Sheldon's Brock Thomas has accounted for 10 touchdowns in two games. (Photo by Norm Maves Jr.)
Sheldon's Brock Thomas has accounted for 10 touchdowns in two games. (Photo by Norm Maves Jr.)

If Sheldon junior quarterback Brock Thomas is showing glimpses of former Irish dual-threat star Jordan Johnson, there is good reason.

Johnson, who led Sheldon to 6A titles in 2007 and 2009 before a college career at Montana, has taken Thomas under his wing since returning to the program as the offensive coordinator last season.

In two games for the Irish (2-0), the 6-foot, 175-pound Thomas has completed 33 of 50 passes for 450 yards and four touchdowns with two interceptions. He also has rushed for 287 yards and six touchdowns on 33 carries.

His play is reminiscent of Johnson, who was named the 6A offensive player of the year in 2009 when he led Sheldon to a big-school state-record 720 points as a 6-1, 185-pound senior. A three-year starter, Johnson passed for 8,158 yards and 94 touchdowns and passed for 2,903 yards and 45 scores in his career.

“When I watch the two, there are a lot of similarities between their styles,” Sheldon coach Josh Line said. “It's been a nice partnership. I think Jordy has helped Brock improve quite a bit.”

Johnson has high praise for Thomas.

“We're pretty similar size-wise. He's probably a better athlete than I ever was,” Johnson said. “The ceiling is pretty high. He could be one of the best guys to ever play here at that position. He's still got a long ways to go, but if he keeps going on the trajectory he's been on, he could be pretty darn good.”

Thomas has learned about Johnson's playing days.

“Everyone tells me how good of a player he was back in high school and college,” Thomas said. “He's really smart. I've seen video on Hudl, and he was really, really good. He was able to move around and run, like I've been able to do this year. He'd be someone that I'd hope to play like.”

Thomas made a splash when he took over as the starting quarterback in the spring. In four games, he passed for 774 yards and eight touchdowns and rushed for 259 yards and five scores. He has taken his game up a notch this season.

“He has a better understanding of the offense,” Johnson said. “In the spring, we didn't really do anything until just a couple weeks before we were playing games, so in fairness to him, it was a pretty steep learning curve. He keeps getting better. He was way better in the second game than he was in the first game.”

Said Thomas: “I think I've improved a lot. Last spring was kind of a shortened preparation, and I didn't have all the playbook down. This year, I've had all summer and since last season to grow. It's helped me a lot.”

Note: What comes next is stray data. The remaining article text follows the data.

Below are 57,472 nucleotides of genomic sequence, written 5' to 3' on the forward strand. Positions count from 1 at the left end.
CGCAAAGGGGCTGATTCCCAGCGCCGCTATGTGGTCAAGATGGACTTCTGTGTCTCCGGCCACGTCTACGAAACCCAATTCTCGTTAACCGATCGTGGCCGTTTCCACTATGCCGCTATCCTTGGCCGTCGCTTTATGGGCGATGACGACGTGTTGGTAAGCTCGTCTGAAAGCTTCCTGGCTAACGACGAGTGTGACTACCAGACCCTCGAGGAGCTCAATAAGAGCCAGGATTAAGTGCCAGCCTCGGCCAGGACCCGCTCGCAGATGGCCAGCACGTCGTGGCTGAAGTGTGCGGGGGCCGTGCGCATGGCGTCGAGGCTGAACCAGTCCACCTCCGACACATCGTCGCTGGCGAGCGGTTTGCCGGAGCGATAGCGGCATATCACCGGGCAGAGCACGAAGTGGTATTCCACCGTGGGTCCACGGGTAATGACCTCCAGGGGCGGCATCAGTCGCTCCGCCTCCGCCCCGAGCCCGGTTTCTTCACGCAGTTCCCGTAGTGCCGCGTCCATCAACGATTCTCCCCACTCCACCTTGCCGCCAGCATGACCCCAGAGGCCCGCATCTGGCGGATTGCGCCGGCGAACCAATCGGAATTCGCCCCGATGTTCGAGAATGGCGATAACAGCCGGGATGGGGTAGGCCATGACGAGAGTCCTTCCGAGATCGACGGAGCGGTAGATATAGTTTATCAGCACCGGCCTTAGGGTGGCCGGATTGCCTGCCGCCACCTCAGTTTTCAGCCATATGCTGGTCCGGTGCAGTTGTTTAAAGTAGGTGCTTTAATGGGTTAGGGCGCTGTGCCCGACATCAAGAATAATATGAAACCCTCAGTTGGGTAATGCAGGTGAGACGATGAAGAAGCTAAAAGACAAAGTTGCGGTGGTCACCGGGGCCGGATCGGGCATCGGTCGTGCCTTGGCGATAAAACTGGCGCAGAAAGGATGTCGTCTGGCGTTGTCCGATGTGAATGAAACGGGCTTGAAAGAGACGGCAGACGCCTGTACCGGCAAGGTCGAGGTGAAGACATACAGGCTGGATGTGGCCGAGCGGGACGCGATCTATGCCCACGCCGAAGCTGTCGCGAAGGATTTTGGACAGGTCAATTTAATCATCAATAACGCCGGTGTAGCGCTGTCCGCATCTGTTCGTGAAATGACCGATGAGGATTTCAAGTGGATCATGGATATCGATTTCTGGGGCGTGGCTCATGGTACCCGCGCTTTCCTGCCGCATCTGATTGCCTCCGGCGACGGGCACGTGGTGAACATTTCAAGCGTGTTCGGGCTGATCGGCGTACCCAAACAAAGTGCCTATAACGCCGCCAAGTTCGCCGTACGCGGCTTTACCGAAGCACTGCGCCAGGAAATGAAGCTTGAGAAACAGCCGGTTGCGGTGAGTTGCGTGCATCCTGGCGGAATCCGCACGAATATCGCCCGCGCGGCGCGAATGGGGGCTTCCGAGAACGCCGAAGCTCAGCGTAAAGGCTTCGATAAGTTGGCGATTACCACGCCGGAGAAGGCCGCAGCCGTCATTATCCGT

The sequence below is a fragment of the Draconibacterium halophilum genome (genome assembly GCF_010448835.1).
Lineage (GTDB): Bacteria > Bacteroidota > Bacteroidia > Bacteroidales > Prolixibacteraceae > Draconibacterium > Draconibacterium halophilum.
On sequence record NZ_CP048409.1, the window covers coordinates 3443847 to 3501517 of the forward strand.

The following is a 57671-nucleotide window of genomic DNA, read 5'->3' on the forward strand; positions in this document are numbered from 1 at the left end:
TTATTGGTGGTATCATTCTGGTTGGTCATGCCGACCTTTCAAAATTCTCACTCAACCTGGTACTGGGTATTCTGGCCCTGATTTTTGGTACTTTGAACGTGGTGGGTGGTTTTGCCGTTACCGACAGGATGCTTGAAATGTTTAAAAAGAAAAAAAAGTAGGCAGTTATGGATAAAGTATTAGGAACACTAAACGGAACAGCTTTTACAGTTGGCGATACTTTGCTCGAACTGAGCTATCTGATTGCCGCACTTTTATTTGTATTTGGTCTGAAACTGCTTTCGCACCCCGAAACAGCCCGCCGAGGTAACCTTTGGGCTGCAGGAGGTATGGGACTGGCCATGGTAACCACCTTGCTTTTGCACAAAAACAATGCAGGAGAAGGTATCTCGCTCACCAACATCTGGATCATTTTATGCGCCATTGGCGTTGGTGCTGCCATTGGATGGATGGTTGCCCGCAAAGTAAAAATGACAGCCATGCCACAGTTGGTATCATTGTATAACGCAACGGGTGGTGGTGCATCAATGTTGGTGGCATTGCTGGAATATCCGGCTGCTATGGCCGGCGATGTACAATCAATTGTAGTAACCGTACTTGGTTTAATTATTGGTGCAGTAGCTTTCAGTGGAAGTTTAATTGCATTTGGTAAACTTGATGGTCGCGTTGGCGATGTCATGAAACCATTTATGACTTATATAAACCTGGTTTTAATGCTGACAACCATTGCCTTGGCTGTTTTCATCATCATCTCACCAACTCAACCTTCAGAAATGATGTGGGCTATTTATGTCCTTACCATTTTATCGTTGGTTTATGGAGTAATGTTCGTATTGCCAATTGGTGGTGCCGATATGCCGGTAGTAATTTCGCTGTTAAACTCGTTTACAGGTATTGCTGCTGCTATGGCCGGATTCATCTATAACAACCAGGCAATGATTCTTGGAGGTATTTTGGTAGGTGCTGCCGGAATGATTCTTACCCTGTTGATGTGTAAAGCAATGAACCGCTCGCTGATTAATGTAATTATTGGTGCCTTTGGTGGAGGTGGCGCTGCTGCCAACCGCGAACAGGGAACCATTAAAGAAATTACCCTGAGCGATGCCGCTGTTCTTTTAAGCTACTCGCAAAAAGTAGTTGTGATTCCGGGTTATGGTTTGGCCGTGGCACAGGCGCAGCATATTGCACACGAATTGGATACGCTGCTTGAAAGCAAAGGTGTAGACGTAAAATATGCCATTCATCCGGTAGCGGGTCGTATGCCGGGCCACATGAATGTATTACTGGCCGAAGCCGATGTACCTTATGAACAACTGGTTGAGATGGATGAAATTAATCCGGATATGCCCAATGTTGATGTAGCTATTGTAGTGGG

Thomas has benefited from Sheldon returning to more of a spread offense after the team had favored a physical approach since Line took over as coach in 2017. Line credits Johnson with helping the offense make the transition.

“He's got some new wrinkles that I really like,” Line said. “A lot of the key elements of what we do are the old Sheldon offense.”

Sheldon has implemented a zone-read scheme for Thomas to take advantage of his running ability.

“It's just all stuff that I grew up doing and we've done around here for a long time, with the addition of maybe a couple different wrinkles,” Johnson said. “I think if somebody showed up here and knew a little bit about Sheldon football history, they would say it kind of looks like what they did a few years ago.”

The way the strategy fits Thomas is “really scary,” according to Line.

“Brock is a complete quarterback, but he's definitely a guy that can run,” Line said. “He's got good speed, and he's explosive. He's creating situations for us.”

The Irish aren't the type of team that will overpower opponents at the line of scrimmage, according to Line, so the deception in the running game makes up for it.

“That RPO aspect of it is really valuable to us,” Line said. “And with Brock's ability to run, it makes it even more difficult to defend. I would hate to defend Brock.”

Thomas is learning how to be a more efficient runner, choosing his spots.

“Sometimes I'm able to pull it down if I read it correctly,” Thomas said. “I like it. Last week, I had a couple of scrambles when plays would fall apart, and I was able to get a couple extra yards. I've gotten a lot better at reading and being able to be calm under pressure and make some plays.”

During his playing days, Johnson was known for having an innate sense for making the proper read, and he is imparting that knowledge to Thomas. Line said that Thomas showed improvement from the opener against Glencoe to the second game against Grant, in particular in spreading the ball around to different players.

“It was nice to see some of our other receivers make plays, where we were kind of isolated in our first contest,” Line said. “That was just Brock seeing the field a little better and taking what the defense gives us.”

Thomas also is learning from former Sheldon coach Marty Johnson, Jordan's father. Marty, who won 137 games and three state championships in 14 seasons with the Irish (1997-2010), has been working with Jordan at practices and games.

“It's been kind of fun to watch them work together,” Line said. “It's a cool thing because Marty does a great job of helping but letting Jordy be the guy that makes the decisions. And Jordy's done a fantastic job.”

Sheldon's staff also includes former Oregon quarterback Jason Fife, who is a dentist in Eugene.

“Brock's got a lot of people around him that have a lot of experience,” Line said. “He just has a huge desire to learn. You see that progress incrementally each week. It's fun to watch.”